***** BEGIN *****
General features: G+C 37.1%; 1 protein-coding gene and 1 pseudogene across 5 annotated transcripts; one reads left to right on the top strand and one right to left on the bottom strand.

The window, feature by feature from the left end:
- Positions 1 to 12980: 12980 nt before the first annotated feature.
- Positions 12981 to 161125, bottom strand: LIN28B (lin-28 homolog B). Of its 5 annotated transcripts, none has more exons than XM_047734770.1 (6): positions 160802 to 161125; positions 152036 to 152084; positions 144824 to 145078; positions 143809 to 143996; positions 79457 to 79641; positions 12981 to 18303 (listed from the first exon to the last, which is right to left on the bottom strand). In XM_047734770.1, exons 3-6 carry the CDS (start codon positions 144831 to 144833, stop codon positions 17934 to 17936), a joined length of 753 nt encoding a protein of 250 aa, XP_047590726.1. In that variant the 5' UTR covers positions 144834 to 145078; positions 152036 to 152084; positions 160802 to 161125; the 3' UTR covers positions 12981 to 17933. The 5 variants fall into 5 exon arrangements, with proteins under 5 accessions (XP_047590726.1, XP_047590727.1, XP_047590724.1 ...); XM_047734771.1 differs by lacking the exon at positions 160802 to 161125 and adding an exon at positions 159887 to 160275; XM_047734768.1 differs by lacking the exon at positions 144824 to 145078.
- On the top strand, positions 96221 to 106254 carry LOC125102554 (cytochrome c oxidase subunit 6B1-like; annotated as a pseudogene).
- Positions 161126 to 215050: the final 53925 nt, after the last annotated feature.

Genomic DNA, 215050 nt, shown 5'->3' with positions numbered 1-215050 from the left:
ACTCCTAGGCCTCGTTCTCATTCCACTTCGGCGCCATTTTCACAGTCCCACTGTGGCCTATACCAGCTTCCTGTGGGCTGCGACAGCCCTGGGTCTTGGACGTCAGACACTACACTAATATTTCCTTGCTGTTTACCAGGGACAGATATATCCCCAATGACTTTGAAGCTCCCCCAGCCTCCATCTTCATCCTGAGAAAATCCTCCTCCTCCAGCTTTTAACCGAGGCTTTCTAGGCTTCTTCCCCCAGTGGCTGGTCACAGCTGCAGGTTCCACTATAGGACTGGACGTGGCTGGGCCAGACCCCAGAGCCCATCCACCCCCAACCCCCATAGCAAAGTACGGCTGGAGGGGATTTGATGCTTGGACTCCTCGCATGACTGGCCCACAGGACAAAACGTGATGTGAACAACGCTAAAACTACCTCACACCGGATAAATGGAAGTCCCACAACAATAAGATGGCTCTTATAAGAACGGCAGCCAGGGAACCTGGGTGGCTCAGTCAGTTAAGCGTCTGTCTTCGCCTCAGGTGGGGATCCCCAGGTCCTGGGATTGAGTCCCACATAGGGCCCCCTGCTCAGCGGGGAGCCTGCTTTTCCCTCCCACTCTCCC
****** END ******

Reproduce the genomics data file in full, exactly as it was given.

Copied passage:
General features: G+C 37.1%; 1 protein-coding gene and 1 pseudogene across 5 annotated transcripts; one reads left to right on the top strand and one right to left on the bottom strand.

The window, feature by feature from the left end:
- Positions 1 to 12980: 12980 nt before the first annotated feature.
- Positions 12981 to 161125, bottom strand: LIN28B (lin-28 homolog B). Of its 5 annotated transcripts, none has more exons than XM_047734770.1 (6): positions 160802 to 161125; positions 152036 to 152084; positions 144824 to 145078; positions 143809 to 143996; positions 79457 to 79641; positions 12981 to 18303 (listed from the first exon to the last, which is right to left on the bottom strand). In XM_047734770.1, exons 3-6 carry the CDS (start codon positions 144831 to 144833, stop codon positions 17934 to 17936), a joined length of 753 nt encoding a protein of 250 aa, XP_047590726.1. In that variant the 5' UTR covers positions 144834 to 145078; positions 152036 to 152084; positions 160802 to 161125; the 3' UTR covers positions 12981 to 17933. The 5 variants fall into 5 exon arrangements, with proteins under 5 accessions (XP_047590726.1, XP_047590727.1, XP_047590724.1 ...); XM_047734771.1 differs by lacking the exon at positions 160802 to 161125 and adding an exon at positions 159887 to 160275; XM_047734768.1 differs by lacking the exon at positions 144824 to 145078.
- On the top strand, positions 96221 to 106254 carry LOC125102554 (cytochrome c oxidase subunit 6B1-like; annotated as a pseudogene).
- Positions 161126 to 215050: the final 53925 nt, after the last annotated feature.

Genomic DNA, 215050 nt, shown 5'->3' with positions numbered 1-215050 from the left:
ACTCCTAGGCCTCGTTCTCATTCCACTTCGGCGCCATTTTCACAGTCCCACTGTGGCCTATACCAGCTTCCTGTGGGCTGCGACAGCCCTGGGTCTTGGACGTCAGACACTACACTAATATTTCCTTGCTGTTTACCAGGGACAGATATATCCCCAATGACTTTGAAGCTCCCCCAGCCTCCATCTTCATCCTGAGAAAATCCTCCTCCTCCAGCTTTTAACCGAGGCTTTCTAGGCTTCTTCCCCCAGTGGCTGGTCACAGCTGCAGGTTCCACTATAGGACTGGACGTGGCTGGGCCAGACCCCAGAGCCCATCCACCCCCAACCCCCATAGCAAAGTACGGCTGGAGGGGATTTGATGCTTGGACTCCTCGCATGACTGGCCCACAGGACAAAACGTGATGTGAACAACGCTAAAACTACCTCACACCGGATAAATGGAAGTCCCACAACAATAAGATGGCTCTTATAAGAACGGCAGCCAGGGAACCTGGGTGGCTCAGTCAGTTAAGCGTCTGTCTTCGCCTCAGGTGGGGATCCCCAGGTCCTGGGATTGAGTCCCACATAGGGCCCCCTGCTCAGCGGGGAGCCTGCTTTTCCCTCCCACTCTCCC